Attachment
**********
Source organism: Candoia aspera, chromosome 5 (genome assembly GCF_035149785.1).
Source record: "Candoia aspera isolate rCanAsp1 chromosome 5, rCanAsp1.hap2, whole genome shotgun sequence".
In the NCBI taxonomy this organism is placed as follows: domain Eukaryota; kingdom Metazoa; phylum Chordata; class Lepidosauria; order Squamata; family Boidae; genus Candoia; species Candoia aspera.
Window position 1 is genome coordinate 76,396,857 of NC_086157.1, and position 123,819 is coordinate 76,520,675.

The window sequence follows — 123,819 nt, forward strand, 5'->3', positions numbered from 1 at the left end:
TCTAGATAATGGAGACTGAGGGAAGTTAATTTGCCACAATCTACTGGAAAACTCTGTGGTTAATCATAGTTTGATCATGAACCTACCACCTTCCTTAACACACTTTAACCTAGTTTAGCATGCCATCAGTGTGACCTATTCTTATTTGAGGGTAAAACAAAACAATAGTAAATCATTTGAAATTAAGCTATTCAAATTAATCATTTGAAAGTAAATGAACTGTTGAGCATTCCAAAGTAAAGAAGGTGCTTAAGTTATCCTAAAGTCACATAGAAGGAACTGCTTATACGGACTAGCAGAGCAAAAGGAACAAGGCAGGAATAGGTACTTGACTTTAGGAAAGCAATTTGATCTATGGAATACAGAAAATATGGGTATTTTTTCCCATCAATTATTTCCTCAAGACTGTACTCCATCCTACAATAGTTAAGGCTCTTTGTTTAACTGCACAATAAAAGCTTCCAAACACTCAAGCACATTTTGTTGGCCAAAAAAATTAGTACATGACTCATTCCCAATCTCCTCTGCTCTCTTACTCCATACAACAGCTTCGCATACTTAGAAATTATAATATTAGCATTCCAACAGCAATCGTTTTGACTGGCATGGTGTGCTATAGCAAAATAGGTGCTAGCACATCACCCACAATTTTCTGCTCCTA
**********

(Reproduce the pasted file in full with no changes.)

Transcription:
Source organism: Candoia aspera, chromosome 5 (genome assembly GCF_035149785.1).
Source record: "Candoia aspera isolate rCanAsp1 chromosome 5, rCanAsp1.hap2, whole genome shotgun sequence".
In the NCBI taxonomy this organism is placed as follows: domain Eukaryota; kingdom Metazoa; phylum Chordata; class Lepidosauria; order Squamata; family Boidae; genus Candoia; species Candoia aspera.
Window position 1 is genome coordinate 76,396,857 of NC_086157.1, and position 123,819 is coordinate 76,520,675.

The window sequence follows — 123,819 nt, forward strand, 5'->3', positions numbered from 1 at the left end:
TCTAGATAATGGAGACTGAGGGAAGTTAATTTGCCACAATCTACTGGAAAACTCTGTGGTTAATCATAGTTTGATCATGAACCTACCACCTTCCTTAACACACTTTAACCTAGTTTAGCATGCCATCAGTGTGACCTATTCTTATTTGAGGGTAAAACAAAACAATAGTAAATCATTTGAAATTAAGCTATTCAAATTAATCATTTGAAAGTAAATGAACTGTTGAGCATTCCAAAGTAAAGAAGGTGCTTAAGTTATCCTAAAGTCACATAGAAGGAACTGCTTATACGGACTAGCAGAGCAAAAGGAACAAGGCAGGAATAGGTACTTGACTTTAGGAAAGCAATTTGATCTATGGAATACAGAAAATATGGGTATTTTTTCCCATCAATTATTTCCTCAAGACTGTACTCCATCCTACAATAGTTAAGGCTCTTTGTTTAACTGCACAATAAAAGCTTCCAAACACTCAAGCACATTTTGTTGGCCAAAAAAATTAGTACATGACTCATTCCCAATCTCCTCTGCTCTCTTACTCCATACAACAGCTTCGCATACTTAGAAATTATAATATTAGCATTCCAACAGCAATCGTTTTGACTGGCATGGTGTGCTATAGCAAAATAGGTGCTAGCACATCACCCACAATTTTCTGCTCCTA